Hyperbaric oxygen therapy (HBOT) sounds high tech, but in reality, it’s a treatment that has been the subject of research for decades. It can be used for a wide variety of medical conditions, ranging from diabetes to skin wounds and post radiation injuries suffered by cancer patients. Recently new potential has been found around treating brain injury and cognitive decline.
Also known as HBOT, hyperbaric oxygen therapy involves exposing the patient to a high-pressure environment containing oxygen levels of 100%. To give you an idea of how high that is, in the average room the blood oxygenation is around 100 mmHg, while the hyperbaric chamber both pressure and oxygen concentration are elevated so blood oxygenation can be increased to ≈ 1,500 mmHg (≈15 fold higher).
How does HBOT work?
Most of the healing processes depend on energy/oxygen- and therefore tissue hypoxia (oxygen deficiency) is the main reason for non-healing wounds. By raising the level of free oxygen in the blood, hyperbaric oxygen treatment induces angiogenesis (the creation of new blood vessels), enhances the proliferation of the cells that reconstruct the tissue (fibroblasts), increases generation of bones, and increases both the proliferation and release of stem cells to the circulation and the injured tissues. In addition, hyperbaric oxygen improves the anti-bacterial activity, both directly and indirectly.
Even though many of the beneficial effects of HBOT can be explained by improvement of tissue oxygenation, it is now realized that intermittent increase of oxygen concentration can induce many of the mechanisms that are usually induced during hypoxia (lack of oxygen) but without the hazardous related hypoxia.
HBOT is a non-invasive treatment and is typically administered in an outpatient setting. Those who have been prescribed HBOT will need more than one session to enable an appropriate regeneration and recovery of the injured tissue with significant benefits. For example, according to the Mayo Clinic, those with nonhealing peripheral wounds may require as many as 20-40 visits, while those undergoing HBOT to induce neuroplasticity (neurons regeneration), recovery of an injured brain tissue, will required at least 40-60 sessions.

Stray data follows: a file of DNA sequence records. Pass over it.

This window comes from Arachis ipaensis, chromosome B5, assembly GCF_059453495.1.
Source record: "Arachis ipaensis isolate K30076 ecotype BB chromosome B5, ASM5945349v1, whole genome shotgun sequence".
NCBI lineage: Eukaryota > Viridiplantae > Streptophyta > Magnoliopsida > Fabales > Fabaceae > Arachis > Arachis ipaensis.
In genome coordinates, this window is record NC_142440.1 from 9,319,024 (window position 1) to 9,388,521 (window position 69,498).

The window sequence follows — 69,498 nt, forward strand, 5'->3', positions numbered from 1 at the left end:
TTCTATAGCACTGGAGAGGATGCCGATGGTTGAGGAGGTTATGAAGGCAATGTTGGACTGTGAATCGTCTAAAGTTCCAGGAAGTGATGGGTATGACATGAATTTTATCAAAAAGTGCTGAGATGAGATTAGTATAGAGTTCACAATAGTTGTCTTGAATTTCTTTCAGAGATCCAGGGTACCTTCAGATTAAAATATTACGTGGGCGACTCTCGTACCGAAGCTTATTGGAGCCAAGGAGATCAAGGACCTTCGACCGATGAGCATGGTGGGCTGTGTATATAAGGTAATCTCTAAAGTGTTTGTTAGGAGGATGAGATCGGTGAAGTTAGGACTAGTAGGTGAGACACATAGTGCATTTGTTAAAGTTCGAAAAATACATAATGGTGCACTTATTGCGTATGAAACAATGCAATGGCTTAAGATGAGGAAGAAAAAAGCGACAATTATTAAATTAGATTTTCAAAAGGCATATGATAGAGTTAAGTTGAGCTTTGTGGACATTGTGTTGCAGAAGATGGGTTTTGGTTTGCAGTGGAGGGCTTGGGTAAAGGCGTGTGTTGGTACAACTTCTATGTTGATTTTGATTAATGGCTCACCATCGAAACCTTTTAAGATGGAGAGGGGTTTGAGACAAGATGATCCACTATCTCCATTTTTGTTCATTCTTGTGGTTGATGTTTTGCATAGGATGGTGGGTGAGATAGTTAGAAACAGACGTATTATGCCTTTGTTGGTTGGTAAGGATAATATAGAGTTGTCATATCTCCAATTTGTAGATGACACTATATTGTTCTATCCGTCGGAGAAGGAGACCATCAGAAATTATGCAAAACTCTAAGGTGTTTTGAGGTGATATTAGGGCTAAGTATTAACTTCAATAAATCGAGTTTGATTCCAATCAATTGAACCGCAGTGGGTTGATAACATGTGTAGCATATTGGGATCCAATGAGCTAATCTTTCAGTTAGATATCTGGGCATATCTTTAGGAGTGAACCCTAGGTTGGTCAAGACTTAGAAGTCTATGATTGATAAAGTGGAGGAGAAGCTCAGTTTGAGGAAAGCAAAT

HBOT indications and future
The FDA has approved a number of uses for HBOT such as treating cases of decompression sickness, carbon monoxide poisoning and slow healing wounds or other skin conditions. Insurance companies will typically help with the cost of HBOT for the FDA approved indications.
Clinical studies published in recent years present convincing evidence that HBOT can be the coveted neurotherapeutic method for brain repair of neurological incidents like traumatic brain injury, stroke, anoxic brain damage and age-related cognitive decline. This new understanding leads to a paradigm shift in the way we refer to chronic brain injuries; these should be basically considered and treated like other non-healing wounds in other parts of the body.
Current research suggests that HBOT can help to heal brain injury by restoring non-functioning neurons activity (neurogenesis) and connections side by side with the creation of new blood vessels. These studies show that HBOT can induce neuroplasticity (neurons regeneration) which leads to improved cognitive function of patients with malfunctioning brain regions.
Recent study, done on animal model of Alzheimer disease, demonstrated the beneficial effect of HBOT in reversing the pathogenesis leading to the disease. Interest in HBOT around the U.S. is growing thanks to its ability to address an array of age-related neurodegenerative conditions, such as cognitive decline.
As a result of all these potential benefits, there is also great interest in HBOT as a treatment in brain rehabilitation following head injuries, strokes and age-related cognitive decline.